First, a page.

Interviewing
Download
1 / 9

Interviewing - PowerPoint PPT Presentation


  • 118 Views
  • Uploaded on

Interviewing. Quick Facts. The person you’re interviewing can be referred to as: the interviewee, the newsmaker, the guest, or the talking head. Quotes pulled from the interview are called sound bytes or actualities. (duh) Newspaper reporters have it easier! Why?

loader
I am the owner, or an agent authorized to act on behalf of the owner, of the copyrighted work described.
capcha
Download Presentation

PowerPoint Slideshow about ' Interviewing' - andres


An Image/Link below is provided (as is) to download presentation

Download Policy: Content on the Website is provided to you AS IS for your information and personal use and may not be sold / licensed / shared on other websites without getting consent from its author.While downloading, if for some reason you are not able to download a presentation, the publisher may have deleted the file from their server.


- - - - - - - - - - - - - - - - - - - - - - - - - - E N D - - - - - - - - - - - - - - - - - - - - - - - - - -
Presentation Transcript

Quick facts
Quick Facts

  • The person you’re interviewing can be referred to as: the interviewee, the newsmaker, the guest, or the talking head.

  • Quotes pulled from the interview are called sound bytes or actualities. (duh)

  • Newspaper reporters have it easier! Why?

    • They can go into depth with their interviews.

    • We have limited time, especially for our Tomahawk actualities.


Before the interview
Before the Interview

  • Do your research.

    • Don’t waste time asking questions that the public already knows the answer to.

    • Ex: Asking Dr. Williams how long she has been our principal.

  • Warm up the talking head?

    • Usually, it helps an interview to give the talking head the questions ahead of time. This way, he or she is prepared to answer the questions.

    • Unless you are trying to catch the interviewee by surprise (maybe a controversial interview), this is an excellent technique.


During the interview
During the Interview

  • Sound Quality

    • Outside the Studio (nat sound, classroom noises, etc.)

    • Inside the Studio (mic adjustments & checks)

  • Questions

    • Open-ended (“Do you like turtles?” vs “What do you like about turtles?”)

    • Leading (“Were you upset when you saw the photos?” vs “How did you feel when you saw the photos?”)

    • Tough

      • Not a great idea for MHS interviews; can be irritating or confrontational. (“Many students say that your PowerPoint Presentations are stupid and ineffective. How do you respond?”)


During the interview1
During the Interview

  • Listening

    • Pay attention to the interviewee’s answers!

      • Awkward Interviewer Responses: “That sounds truly amazing.”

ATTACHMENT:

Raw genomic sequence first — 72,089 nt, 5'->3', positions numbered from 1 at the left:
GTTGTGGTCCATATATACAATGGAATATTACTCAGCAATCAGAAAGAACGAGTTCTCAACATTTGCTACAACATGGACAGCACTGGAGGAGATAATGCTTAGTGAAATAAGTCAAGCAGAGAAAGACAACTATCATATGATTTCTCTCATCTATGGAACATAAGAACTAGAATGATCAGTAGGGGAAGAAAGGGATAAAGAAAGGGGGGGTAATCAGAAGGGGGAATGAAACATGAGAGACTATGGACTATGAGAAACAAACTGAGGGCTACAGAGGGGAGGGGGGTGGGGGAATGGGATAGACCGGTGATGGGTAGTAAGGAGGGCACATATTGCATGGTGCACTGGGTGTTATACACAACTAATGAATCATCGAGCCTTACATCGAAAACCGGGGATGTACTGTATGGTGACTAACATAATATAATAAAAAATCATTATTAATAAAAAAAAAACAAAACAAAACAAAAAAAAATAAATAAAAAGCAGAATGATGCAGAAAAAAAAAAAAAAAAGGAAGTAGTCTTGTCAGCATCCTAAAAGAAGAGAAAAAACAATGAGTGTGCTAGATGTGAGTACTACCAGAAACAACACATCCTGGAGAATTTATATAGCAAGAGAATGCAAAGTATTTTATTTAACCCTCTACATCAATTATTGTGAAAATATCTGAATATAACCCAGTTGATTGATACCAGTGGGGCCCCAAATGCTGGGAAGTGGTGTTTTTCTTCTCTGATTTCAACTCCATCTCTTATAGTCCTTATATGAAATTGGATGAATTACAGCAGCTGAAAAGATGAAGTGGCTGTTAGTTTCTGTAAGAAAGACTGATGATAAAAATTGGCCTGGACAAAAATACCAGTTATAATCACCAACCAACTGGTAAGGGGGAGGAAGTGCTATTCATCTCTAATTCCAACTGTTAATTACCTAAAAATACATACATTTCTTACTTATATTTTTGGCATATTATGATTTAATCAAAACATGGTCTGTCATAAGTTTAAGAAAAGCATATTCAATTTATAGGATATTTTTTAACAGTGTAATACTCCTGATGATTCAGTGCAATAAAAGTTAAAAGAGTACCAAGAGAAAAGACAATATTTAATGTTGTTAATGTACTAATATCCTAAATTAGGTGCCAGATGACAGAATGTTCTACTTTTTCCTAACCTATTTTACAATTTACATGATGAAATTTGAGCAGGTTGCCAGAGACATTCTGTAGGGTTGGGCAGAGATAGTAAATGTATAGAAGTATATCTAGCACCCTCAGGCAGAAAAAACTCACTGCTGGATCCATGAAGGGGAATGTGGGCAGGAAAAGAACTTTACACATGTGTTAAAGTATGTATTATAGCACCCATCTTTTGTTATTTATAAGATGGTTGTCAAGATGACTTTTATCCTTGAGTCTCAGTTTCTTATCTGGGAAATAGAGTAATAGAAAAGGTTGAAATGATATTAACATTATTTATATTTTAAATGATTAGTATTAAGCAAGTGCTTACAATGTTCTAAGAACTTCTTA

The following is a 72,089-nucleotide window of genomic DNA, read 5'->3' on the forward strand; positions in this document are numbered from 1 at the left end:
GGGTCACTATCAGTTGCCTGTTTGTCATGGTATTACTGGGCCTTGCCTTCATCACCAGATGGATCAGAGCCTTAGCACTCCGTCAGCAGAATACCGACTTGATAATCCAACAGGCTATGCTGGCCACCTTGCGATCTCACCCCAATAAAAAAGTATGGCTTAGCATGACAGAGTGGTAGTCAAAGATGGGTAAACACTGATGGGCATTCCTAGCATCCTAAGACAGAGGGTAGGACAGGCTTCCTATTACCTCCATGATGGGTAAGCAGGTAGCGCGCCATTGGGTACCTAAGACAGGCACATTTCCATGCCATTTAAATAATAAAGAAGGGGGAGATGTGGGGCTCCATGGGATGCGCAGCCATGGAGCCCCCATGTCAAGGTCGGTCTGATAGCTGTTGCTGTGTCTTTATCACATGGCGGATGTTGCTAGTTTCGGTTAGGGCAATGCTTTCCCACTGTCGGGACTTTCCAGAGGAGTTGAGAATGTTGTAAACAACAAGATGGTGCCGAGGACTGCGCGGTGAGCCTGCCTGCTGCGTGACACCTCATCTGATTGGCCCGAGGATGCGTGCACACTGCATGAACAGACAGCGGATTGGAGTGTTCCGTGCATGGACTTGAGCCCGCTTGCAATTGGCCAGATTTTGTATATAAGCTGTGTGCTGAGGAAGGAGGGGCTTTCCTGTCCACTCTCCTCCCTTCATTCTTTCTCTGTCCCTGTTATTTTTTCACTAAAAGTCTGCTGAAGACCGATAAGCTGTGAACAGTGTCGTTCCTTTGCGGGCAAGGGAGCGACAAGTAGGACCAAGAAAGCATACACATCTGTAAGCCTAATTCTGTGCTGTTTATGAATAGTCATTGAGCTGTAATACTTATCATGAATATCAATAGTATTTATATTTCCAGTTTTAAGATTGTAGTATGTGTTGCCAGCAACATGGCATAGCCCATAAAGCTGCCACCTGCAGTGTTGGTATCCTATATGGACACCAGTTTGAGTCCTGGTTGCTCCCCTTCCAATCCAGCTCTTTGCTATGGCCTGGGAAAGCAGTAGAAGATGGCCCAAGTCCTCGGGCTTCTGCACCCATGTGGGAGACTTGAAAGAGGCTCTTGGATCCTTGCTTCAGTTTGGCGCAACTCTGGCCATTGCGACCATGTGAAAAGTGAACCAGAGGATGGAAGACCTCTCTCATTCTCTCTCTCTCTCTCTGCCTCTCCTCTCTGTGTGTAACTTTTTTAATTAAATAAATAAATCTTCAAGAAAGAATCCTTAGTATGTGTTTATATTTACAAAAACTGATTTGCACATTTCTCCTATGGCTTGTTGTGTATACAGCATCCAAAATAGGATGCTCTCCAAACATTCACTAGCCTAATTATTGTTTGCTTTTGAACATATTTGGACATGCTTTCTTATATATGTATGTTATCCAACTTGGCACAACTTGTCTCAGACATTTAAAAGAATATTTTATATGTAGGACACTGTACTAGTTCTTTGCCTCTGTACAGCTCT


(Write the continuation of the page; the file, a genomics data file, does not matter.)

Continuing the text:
• Annoyed Interviewee: “I already answered that question.”

    • Potential actualities

    • Do any of the answers sound “fishy?”

    • Do you have enough information?

  • Finish up

    • You may want to ask the talking head for a place for listeners to go for more information.

    • And/or, “Would you like to add anything?”


After the interview
After the Interview

  • Team up with the fact checker.

  • Edit the actuality/sound byte.

  • Give the copywriter a lead-in.

  • Thank the interviewee; usually, an email is appropriate.


What else
What else?

  • Off the record

    • Bad: We can’t use anything anyone tells us off the record.

    • Good: However, it can lead us to someone who will.

  • Man on the street

    • Take a question that an ordinary citizen may like to give a comment on, station yourself (or not), and ask the question to those passing by.

  • Phone interview

    • Good: convenience, pajamas

    • Bad: interruptions, bad service


Your interview project
Your Interview Project

  • Part 1:

    • Select a noteworthy teacher, faculty member, or student and research that person. (You must have at least one outside source).

    • Prepare a half-page proposal outlining why you wish to interview this person and what you hope to get out of the interview. (Show your research).

    • Once your proposal has been approved, contact that person and get his or her approval for the interview.

    • Create ten questions, and get them approved.

      • (Warm up the interviewee)?


  • Part 2

    • Sign up for interview time

      • You can conduct in the studio or sign out a hand-held recorder.

    • Conduct the interview

  • Part 3

    • Write a :45 – 1:30 (intervals of about :15) story for your interview using 2-3 actualities

    • Record and edit

    • Submit

    • High five your partner


ad